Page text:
By Daniel Indiviglio
WASHINGTON, April 2 (Reuters Breakingviews) - Big Business and Big Labor managed to strike a compromise on immigration reform. They want Congress to adopt a new program for lesser-skilled foreign workers. It looks sensible on paper, but its many rules and conditions may be too expensive and cumbersome for it to succeed.
Full view will be published shortly.
- In an effort to reform the U.S. immigration system, congressional leaders turned to two key business groups to compromise on a program for lower-skilled workers. Those groups are the Chamber of Commerce, a lobbying organization that acts on behalf of businesses, and the American Federation of Labor and Congress of Industrial Organizations (AFL-CIO), a large trade union.
- Businesses want more flexibility to hire lower-skilled foreign workers when they cannot find enough domestic workers to fill job openings, while unions worry that this could lead to lower wages and lost American jobs. The solution that the Chamber and AFL-CIO have agreed on would create a new 'W-Visa' program.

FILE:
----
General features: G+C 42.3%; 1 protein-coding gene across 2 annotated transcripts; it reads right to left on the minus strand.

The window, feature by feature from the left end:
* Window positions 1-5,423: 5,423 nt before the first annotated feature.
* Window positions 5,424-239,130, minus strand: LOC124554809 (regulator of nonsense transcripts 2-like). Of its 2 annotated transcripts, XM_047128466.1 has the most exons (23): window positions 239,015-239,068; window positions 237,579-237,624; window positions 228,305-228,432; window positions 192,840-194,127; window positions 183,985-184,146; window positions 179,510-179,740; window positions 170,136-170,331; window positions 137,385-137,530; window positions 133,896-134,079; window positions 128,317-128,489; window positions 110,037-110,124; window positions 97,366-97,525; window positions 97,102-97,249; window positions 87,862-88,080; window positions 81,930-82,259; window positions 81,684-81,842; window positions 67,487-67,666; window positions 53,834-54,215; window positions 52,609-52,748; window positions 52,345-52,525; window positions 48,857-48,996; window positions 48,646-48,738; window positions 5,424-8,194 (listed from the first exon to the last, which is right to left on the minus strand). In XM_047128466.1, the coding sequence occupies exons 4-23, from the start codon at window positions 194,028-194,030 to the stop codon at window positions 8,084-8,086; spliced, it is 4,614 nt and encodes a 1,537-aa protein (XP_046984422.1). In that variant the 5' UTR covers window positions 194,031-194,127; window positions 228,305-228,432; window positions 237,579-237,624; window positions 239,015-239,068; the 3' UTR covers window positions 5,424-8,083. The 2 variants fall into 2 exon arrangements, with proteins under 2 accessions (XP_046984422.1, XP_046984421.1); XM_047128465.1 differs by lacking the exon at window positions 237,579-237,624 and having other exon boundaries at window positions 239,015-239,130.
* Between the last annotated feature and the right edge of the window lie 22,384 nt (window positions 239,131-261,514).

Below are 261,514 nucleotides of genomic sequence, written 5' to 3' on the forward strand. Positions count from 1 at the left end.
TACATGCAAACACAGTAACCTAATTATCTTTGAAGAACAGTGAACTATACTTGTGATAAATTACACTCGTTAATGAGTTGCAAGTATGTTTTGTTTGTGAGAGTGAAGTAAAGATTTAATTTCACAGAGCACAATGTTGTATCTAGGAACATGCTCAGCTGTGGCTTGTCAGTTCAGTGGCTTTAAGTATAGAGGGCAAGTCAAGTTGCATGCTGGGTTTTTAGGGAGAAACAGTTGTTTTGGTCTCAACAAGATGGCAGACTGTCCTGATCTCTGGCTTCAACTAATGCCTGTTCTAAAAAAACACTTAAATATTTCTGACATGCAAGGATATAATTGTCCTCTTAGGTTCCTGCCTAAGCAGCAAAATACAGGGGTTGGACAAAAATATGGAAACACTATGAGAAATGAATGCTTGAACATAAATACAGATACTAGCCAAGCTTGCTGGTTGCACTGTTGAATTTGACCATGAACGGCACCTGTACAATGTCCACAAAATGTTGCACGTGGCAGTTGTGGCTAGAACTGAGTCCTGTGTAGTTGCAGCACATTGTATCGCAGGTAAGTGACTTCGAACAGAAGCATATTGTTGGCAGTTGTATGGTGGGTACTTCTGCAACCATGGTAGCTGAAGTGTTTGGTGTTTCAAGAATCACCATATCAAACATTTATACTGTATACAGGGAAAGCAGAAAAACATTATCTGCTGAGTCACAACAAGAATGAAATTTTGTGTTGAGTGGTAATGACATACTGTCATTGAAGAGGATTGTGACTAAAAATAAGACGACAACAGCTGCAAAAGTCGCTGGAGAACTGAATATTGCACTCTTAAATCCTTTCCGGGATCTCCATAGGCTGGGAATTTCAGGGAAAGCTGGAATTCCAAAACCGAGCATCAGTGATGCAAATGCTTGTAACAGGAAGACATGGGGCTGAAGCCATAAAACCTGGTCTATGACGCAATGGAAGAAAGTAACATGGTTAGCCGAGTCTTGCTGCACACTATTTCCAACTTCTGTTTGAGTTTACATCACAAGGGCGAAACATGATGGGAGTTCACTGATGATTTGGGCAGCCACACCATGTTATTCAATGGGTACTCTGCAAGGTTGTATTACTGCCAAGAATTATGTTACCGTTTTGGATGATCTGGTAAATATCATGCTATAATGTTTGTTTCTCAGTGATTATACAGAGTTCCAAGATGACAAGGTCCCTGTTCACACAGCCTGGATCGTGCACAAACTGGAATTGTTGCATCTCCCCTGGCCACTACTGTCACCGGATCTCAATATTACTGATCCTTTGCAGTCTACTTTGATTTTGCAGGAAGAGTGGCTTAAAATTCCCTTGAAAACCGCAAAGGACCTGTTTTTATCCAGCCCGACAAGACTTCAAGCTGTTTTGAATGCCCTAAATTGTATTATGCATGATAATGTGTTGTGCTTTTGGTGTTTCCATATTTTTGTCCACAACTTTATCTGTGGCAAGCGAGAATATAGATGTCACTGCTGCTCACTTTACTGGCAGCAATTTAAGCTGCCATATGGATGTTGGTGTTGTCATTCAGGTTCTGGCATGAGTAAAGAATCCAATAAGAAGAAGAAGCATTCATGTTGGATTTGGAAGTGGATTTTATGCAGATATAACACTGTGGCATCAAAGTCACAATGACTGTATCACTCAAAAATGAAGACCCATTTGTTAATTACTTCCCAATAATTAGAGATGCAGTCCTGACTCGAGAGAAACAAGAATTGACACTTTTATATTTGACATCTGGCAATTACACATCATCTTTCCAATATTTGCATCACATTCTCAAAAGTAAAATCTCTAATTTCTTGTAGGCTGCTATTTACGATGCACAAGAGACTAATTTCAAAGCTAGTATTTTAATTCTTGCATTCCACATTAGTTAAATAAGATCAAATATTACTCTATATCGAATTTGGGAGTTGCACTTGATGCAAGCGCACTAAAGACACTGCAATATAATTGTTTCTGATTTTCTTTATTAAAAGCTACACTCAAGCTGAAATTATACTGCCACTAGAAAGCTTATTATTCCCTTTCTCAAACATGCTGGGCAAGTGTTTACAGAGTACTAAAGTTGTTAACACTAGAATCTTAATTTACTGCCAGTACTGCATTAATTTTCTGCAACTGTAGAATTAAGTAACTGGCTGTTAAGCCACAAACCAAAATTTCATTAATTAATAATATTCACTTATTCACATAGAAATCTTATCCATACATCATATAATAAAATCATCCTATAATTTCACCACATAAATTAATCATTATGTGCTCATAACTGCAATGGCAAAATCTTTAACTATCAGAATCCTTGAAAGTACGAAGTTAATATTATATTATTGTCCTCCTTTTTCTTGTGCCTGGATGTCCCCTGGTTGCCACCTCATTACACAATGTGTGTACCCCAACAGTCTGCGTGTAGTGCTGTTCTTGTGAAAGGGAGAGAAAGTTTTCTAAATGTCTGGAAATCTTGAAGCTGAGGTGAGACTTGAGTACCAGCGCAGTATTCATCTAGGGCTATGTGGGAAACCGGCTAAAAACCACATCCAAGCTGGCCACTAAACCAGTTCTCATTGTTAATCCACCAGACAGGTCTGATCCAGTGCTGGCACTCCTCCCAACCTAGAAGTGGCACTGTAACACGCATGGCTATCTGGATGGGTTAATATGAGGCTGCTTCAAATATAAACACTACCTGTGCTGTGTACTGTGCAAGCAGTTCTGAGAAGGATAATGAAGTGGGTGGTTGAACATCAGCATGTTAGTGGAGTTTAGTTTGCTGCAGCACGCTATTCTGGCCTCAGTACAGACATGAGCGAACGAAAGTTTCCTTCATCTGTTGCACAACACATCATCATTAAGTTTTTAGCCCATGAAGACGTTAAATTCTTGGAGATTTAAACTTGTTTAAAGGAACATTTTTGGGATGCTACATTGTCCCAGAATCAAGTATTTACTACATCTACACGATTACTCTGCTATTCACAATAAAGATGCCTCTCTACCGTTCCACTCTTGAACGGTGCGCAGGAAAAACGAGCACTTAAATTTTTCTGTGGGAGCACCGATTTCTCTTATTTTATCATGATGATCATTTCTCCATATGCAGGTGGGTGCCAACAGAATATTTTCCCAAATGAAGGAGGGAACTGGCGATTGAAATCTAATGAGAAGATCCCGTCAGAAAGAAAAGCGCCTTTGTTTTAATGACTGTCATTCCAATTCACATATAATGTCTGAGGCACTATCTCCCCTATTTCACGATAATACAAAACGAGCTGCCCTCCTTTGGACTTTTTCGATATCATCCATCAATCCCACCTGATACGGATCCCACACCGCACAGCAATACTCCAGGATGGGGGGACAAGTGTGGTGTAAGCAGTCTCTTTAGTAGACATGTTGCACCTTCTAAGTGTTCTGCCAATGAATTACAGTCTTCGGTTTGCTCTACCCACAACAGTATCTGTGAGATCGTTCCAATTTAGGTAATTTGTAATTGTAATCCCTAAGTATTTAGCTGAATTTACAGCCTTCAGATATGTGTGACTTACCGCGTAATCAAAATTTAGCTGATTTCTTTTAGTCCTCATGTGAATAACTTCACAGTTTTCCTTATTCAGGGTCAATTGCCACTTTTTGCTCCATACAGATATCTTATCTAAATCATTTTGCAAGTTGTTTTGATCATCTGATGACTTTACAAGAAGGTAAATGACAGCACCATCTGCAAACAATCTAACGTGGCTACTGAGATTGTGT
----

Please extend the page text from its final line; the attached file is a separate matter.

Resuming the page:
- The new program would allow for companies to hire lower-skilled foreign workers and put them on the path to citizenship if certain criteria are present. The program would begin as of April 1, 2015 with 20,000 visas available. That number would gradually grow to 75,000 in its fourth year.
- After that time, the number of visas available would rise or fall depending on economic statistics like the unemployment rate and job openings, but would not exceed 200,000 annually. These statistics would be monitored by a new government agency, the Bureau of Immigration and Labor Market Research.
- Reuters: U.S. Senate group resolves key issues on immigration reform - lawmakers
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(The author is a Reuters Breakingviews columnist. The opinions expressed are his own.)
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(Editing by Rob Cox and Martin Langfield) Keywords: BREAKINGVIEWS USA/IMMIGRATION
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